Overall we were very pleased that this was so easily addressed on our end and we will certainly look into options like this going forward as new vulnerabilities in popular scripts are discovered. This incident shows how important it is for you to stay on top of script, plugin, and theme updates. Within a mere 7 hours of publicizing this vulnerability, it was being actively exploited. We highly recommend that you sign up for security related mailing lists for the scripts that you are using if they are available. This will give you the best chance at protecting yourself when (not if) a vulnerability like this comes to light.
Here’s another quick update on what’s been going on here behind the scenes at Dathorn. As you may have heard, critical bugs were discovered in the popular Linux shell, bash. This event, dubbed “Shellshock”, started to publicly unfold about two weeks ago.
The details of these vulnerabilities can be a bit difficult to follow given the number of different patches that were posted. It even required a few quick, consecutive updates from some Linux distributions just to get it right. It seemed like each time a new patch was released someone else was able to poke holes in it, finding new methods to exploit and turning bash into a bit of swiss cheese. Continue reading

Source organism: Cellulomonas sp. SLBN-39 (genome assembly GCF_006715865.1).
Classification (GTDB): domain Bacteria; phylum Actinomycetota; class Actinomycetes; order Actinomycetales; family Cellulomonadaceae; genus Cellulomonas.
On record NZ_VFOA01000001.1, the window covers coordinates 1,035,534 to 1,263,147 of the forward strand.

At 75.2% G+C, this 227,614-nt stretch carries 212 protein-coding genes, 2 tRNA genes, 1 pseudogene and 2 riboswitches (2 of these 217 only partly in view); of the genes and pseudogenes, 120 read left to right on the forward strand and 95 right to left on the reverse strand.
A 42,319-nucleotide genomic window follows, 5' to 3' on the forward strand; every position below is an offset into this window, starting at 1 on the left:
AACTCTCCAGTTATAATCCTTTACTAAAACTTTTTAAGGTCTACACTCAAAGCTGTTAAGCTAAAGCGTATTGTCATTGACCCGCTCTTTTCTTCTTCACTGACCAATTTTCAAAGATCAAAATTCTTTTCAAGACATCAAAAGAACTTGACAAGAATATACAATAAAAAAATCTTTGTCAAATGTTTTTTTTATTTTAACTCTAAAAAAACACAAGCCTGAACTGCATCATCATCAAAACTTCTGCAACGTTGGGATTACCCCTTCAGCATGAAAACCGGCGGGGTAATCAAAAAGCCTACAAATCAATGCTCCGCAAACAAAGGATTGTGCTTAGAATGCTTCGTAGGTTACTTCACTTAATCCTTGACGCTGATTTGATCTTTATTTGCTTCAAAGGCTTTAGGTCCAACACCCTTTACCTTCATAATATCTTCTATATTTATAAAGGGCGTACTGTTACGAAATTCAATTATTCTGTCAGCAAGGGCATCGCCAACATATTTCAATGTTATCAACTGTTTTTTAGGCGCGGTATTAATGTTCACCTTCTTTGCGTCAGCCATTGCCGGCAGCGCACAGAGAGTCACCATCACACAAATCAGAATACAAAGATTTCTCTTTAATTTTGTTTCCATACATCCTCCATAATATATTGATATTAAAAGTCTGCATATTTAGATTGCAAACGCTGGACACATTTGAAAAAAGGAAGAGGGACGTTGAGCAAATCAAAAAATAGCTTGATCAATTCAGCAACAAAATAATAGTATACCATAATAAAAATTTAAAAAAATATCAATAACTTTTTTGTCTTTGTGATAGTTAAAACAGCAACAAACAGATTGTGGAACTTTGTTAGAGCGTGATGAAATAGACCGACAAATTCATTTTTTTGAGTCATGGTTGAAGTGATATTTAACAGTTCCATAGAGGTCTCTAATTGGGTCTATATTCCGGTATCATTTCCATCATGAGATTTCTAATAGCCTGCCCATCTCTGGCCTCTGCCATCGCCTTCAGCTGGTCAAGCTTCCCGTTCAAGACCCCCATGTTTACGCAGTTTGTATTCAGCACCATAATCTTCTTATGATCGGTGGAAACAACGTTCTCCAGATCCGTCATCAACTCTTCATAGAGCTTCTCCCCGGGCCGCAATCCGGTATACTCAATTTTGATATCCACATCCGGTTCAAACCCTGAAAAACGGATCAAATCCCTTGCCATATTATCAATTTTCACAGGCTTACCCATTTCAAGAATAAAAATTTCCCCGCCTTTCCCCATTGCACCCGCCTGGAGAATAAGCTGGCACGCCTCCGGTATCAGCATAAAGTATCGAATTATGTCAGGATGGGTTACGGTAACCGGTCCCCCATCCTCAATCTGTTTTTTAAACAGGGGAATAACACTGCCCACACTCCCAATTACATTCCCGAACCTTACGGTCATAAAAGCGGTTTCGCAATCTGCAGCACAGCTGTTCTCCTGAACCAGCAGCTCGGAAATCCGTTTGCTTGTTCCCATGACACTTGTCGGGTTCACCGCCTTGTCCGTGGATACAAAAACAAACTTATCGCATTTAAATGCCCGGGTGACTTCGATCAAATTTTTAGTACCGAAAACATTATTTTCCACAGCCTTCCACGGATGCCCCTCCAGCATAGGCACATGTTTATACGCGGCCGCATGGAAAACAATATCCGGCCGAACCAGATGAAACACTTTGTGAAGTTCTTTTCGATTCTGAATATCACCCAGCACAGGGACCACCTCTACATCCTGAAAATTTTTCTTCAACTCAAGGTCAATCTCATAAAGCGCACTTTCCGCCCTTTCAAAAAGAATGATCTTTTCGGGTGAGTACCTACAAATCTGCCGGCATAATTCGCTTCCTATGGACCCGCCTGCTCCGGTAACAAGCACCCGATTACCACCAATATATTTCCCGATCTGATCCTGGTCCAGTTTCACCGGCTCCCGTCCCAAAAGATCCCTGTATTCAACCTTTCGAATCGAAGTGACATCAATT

Securing a WordPress installation is certainly not a new topic. A quick Google search will turn up a large number of guides on how to go about doing this. Many of these have great information already but this task can often seem tedious to those that are inexperienced or don’t have a lot of time to spend on it. Given that WordPress is by far the most popular script that our clients use on our servers, I wanted to quickly highlight a couple of plugins that we find very useful in mitigating various issues that we’ve observed.
Better WP Security
The Better WP Security plugin offers a set of very straight forward steps that you can follow to help secure your WordPress installation as you can see below. Continue reading
A couple of our recent posts have covered how to keep your login information secure and how to secure your local environment. In the latter we briefly mentioned how important it was to browse the web safely. Malicious content being served from a website is by far one of the biggest and most common threats to the security of your computer. The best advice that I can offer concerning safe web browsing is simple: trust nothing.
It should come as no surprise that browsing unsavory websites, such as those containing adult or pirated content, comes with risks of infecting your computer. Unfortunately this same potential exists with every single website out there. Some might think that since they are visiting a reputable company’s website that it is safe and that is not the case. Back in February NBC’s website was compromised and ended up serving malicious content to users. Just this past August the New York Times’ DNS was hijacked leaving near endless possibilities for attackers to abuse. Again my advice on handling this would be to trust nothing. Continue reading